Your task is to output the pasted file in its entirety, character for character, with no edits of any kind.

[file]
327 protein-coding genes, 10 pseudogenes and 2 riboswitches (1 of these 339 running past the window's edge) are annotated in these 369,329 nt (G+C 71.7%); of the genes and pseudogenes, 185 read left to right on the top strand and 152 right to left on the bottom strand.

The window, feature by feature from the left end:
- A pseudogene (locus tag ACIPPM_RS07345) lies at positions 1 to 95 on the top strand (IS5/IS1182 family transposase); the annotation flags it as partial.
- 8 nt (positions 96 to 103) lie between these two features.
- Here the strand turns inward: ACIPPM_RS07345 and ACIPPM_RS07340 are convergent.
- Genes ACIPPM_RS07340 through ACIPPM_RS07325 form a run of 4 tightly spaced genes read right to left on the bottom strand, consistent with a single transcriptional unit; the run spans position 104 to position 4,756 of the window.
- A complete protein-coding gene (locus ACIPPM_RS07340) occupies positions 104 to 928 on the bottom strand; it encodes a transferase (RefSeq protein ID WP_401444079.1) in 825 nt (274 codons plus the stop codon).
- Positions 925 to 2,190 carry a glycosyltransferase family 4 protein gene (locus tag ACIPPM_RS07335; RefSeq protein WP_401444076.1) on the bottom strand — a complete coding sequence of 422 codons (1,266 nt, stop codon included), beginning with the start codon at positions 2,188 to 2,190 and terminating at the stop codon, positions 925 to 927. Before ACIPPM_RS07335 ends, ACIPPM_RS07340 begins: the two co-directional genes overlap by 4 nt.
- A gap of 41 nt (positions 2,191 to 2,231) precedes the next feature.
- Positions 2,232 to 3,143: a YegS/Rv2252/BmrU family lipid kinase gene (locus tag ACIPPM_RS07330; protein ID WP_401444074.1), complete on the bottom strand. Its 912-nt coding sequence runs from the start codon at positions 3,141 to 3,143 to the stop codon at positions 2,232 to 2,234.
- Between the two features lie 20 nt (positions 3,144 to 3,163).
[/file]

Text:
327 protein-coding genes, 10 pseudogenes and 2 riboswitches (1 of these 339 running past the window's edge) are annotated in these 369,329 nt (G+C 71.7%); of the genes and pseudogenes, 185 read left to right on the top strand and 152 right to left on the bottom strand.

The window, feature by feature from the left end:
- A pseudogene (locus tag ACIPPM_RS07345) lies at positions 1 to 95 on the top strand (IS5/IS1182 family transposase); the annotation flags it as partial.
- 8 nt (positions 96 to 103) lie between these two features.
- Here the strand turns inward: ACIPPM_RS07345 and ACIPPM_RS07340 are convergent.
- Genes ACIPPM_RS07340 through ACIPPM_RS07325 form a run of 4 tightly spaced genes read right to left on the bottom strand, consistent with a single transcriptional unit; the run spans position 104 to position 4,756 of the window.
- A complete protein-coding gene (locus ACIPPM_RS07340) occupies positions 104 to 928 on the bottom strand; it encodes a transferase (RefSeq protein ID WP_401444079.1) in 825 nt (274 codons plus the stop codon).
- Positions 925 to 2,190 carry a glycosyltransferase family 4 protein gene (locus tag ACIPPM_RS07335; RefSeq protein WP_401444076.1) on the bottom strand — a complete coding sequence of 422 codons (1,266 nt, stop codon included), beginning with the start codon at positions 2,188 to 2,190 and terminating at the stop codon, positions 925 to 927. Before ACIPPM_RS07335 ends, ACIPPM_RS07340 begins: the two co-directional genes overlap by 4 nt.
- A gap of 41 nt (positions 2,191 to 2,231) precedes the next feature.
- Positions 2,232 to 3,143: a YegS/Rv2252/BmrU family lipid kinase gene (locus tag ACIPPM_RS07330; protein ID WP_401444074.1), complete on the bottom strand. Its 912-nt coding sequence runs from the start codon at positions 3,141 to 3,143 to the stop codon at positions 2,232 to 2,234.
- Between the two features lie 20 nt (positions 3,144 to 3,163).